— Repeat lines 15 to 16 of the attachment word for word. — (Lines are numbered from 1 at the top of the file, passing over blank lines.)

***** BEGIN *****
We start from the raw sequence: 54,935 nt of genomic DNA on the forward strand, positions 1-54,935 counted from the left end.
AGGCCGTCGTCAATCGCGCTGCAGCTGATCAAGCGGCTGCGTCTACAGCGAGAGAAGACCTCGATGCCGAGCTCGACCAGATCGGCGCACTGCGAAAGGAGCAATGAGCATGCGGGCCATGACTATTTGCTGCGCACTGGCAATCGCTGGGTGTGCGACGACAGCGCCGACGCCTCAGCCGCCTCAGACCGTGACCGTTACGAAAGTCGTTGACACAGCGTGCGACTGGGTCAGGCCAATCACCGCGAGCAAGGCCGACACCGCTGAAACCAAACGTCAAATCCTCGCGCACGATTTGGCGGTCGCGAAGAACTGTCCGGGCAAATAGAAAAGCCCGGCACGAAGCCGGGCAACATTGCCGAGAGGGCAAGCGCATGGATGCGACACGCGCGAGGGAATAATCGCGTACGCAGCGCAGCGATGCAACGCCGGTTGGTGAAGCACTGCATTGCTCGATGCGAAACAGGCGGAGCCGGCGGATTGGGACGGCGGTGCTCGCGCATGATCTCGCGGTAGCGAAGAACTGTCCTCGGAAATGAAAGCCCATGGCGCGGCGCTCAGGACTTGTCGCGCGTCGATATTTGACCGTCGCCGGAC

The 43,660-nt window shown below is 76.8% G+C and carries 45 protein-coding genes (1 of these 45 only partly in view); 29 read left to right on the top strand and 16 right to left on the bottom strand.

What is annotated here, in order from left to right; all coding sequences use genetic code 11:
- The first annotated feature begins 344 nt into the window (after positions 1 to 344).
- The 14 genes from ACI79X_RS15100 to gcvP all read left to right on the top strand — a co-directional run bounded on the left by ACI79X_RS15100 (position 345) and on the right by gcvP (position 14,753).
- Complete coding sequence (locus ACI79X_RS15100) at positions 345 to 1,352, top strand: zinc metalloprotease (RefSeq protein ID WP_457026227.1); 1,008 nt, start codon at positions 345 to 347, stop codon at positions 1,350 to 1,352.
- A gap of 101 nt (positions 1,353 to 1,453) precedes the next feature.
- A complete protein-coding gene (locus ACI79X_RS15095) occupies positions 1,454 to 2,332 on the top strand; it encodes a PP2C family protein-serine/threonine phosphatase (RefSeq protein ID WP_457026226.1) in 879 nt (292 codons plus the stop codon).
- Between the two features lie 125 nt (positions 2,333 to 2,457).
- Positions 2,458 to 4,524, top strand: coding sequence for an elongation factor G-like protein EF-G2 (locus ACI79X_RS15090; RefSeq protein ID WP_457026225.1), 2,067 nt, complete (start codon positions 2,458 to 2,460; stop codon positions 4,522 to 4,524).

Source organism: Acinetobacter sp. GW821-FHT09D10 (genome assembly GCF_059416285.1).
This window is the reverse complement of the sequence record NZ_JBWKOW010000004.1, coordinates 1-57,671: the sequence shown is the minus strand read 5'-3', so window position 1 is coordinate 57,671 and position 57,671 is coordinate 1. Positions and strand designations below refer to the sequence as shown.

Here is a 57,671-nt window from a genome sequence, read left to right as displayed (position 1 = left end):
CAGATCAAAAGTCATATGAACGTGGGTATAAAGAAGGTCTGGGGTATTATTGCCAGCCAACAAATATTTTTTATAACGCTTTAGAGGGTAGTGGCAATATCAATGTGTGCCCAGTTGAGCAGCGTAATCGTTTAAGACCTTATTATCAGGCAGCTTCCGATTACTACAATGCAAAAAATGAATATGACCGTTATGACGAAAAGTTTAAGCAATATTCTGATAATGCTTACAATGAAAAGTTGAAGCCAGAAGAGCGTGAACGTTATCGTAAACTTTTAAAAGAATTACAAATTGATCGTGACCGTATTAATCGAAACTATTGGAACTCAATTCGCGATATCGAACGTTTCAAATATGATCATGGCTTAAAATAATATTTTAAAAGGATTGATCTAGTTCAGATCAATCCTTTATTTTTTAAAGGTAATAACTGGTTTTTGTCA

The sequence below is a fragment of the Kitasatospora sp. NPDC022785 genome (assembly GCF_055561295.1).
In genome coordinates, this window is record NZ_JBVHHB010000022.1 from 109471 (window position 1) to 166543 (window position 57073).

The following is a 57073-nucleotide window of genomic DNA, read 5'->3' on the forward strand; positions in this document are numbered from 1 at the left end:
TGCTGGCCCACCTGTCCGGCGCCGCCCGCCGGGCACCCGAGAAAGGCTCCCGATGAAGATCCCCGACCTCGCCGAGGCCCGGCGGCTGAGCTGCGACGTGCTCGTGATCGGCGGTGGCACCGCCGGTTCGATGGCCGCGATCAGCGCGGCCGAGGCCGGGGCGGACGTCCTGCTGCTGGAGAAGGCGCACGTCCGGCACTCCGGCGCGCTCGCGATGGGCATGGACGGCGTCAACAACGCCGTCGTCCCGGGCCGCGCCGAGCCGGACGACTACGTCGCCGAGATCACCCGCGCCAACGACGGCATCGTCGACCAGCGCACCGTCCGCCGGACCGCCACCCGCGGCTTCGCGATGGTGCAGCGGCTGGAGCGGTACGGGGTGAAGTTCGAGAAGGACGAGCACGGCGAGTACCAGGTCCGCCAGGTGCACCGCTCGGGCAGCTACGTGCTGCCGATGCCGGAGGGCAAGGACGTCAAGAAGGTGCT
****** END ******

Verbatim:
CAGATCAAAAGTCATATGAACGTGGGTATAAAGAAGGTCTGGGGTATTATTGCCAGCCAACAAATATTTTTTATAACGCTTTAGAGGGTAGTGGCAATATCAATGTGTGCCCAGTTGAGCAGCGTAATCGTTTAAGACCTTATTATCAGGCAGCTTCCGATTACTACAATGCAAAAAATGAATATGACCGTTATGACGAAAAGTTTAAGCAATATTCTGATAATGCTTACAATGAAAAGTTGAAGCCAGAAGAGCGTGAACGTTATCGTAAACTTTTAAAAGAATTACAAATTGATCGTGACCGTATTAATCGAAACTATTGGAACTCAATTCGCGATATCGAACGTTTCAAATATGATCATGGCTTAAAATAATATTTTAAAAGGATTGATCTAGTTCAGATCAATCCTTTATTTTTTAAAGGTAATAACTGGTTTTTGTCA

The sequence below is a fragment of the Kitasatospora sp. NPDC022785 genome (assembly GCF_055561295.1).